Chemical Pretreatments of Corn Stover
Applied Biochemistry and BiotechnologyVols. 98–100, 2002
ambivalent results. Wilke et al.
obtained only 40% conversion of cellu-lose to glucose and 60% conversion of the theoretical maximum for allpolysaccharides by enzymatic hydrolysis, following dilute H
pretreat-ment. However, dilute acids, mainly H
, are efficiently used for saccha-rification of hemicellulose
.Compared to acid processes, alkaline pretreatment results in less deg-radation of sugars. Sodium, potassium, calcium, ammonium, and ammo-nium hydroxide are appropriate chemicals for pretreatment. MacDonaldet al.
obtained 77.5% overall conversion applying dilute NaOH pretreat-ment at high temperature. Elshafei et al.
achieved nearly the theoreticalconversion maximum for cellulose by soaking the corn stover in 1.0
NaOHfor 24 h at room temperature. Karr and Holtzapple
reported 88.0% con-version of cellulose to glucose using slake lime as pretreatment for 4 h at120
C. Moreover, lime makes it possible to recover calcium quite easily, as aninsoluble calcium carbonate.Corn stover is the most promising alternative fermentation substratein Hungary, but without efficient pretreatment, the alcohol yield afterfermentation would not be high enough to be economical. According tothe literature, chemical pretreatment could be an easy and successfulpretreatment method for corn stover. The results presented herein origi-nated form an investigation to determine the best chemicals to efficiently break down the intimate association between carbohydrates and lignin incorn stover, and to make the substrates more accessible for the cellulases.Therefore, corn stover was treated with 1 and 5% (w/w) acids (H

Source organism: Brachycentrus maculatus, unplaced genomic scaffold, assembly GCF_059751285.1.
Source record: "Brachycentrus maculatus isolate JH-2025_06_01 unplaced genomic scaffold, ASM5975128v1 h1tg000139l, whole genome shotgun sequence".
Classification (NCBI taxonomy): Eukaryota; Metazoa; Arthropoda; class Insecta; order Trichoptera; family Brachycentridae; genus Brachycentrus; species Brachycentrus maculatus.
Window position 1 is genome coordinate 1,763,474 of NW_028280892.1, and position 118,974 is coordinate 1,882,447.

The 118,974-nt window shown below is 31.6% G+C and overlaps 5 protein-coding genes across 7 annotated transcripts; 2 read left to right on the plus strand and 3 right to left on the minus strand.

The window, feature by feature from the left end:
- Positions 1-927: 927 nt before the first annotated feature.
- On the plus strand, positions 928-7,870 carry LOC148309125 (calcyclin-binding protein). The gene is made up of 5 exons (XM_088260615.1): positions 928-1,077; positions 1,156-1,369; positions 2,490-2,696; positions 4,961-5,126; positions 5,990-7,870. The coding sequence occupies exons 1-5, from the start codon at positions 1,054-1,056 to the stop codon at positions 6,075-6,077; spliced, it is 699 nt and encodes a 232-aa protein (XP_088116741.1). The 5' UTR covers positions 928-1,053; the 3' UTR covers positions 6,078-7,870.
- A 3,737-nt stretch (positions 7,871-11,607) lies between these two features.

andHCl) and base (NaOH, Ca[OH]
) separately, and consecutively, as well.Sodium hydroxide seemed to be the most efficient pretreating agent; thus,it was used for further experiment in which the effect of the time of pre-treatment was studied.
Materials and Methods
Corn stover, which is the corn stalk and leaves without root and corn-cob, was grown in South Hungary and harvested in October 1999, followingthe harvest of the mature crop. The material was air-dried and ground toapprox 3-mm particle size. The composition of the raw material and the solidfraction obtained after pretreatment was analyzed using a modi-fication of Hägglund’s method
. The air-dried (92.8% dry matter content) materialwas dried at 105
C for 24 h, then ground in a coffee mill. The fine-ground cornstover was hydrolyzed with 72% (w/w) H
for 4 h at room temperature,and then the hydrolysate was diluted 11 times with distilled water in twosteps and was boiled for 6 h at 100
C using reflux cooler. The solution wasfiltered through a G4 glass filter funnel, and the lignin fraction was gravi-metrically determined, as the weight of dried filter cake. For the analysis of the mono- and disaccharides including glucose, xylose, cellobiose, and ara- binose in the supernatant, an Aminex HPX-87H liquid-chromatography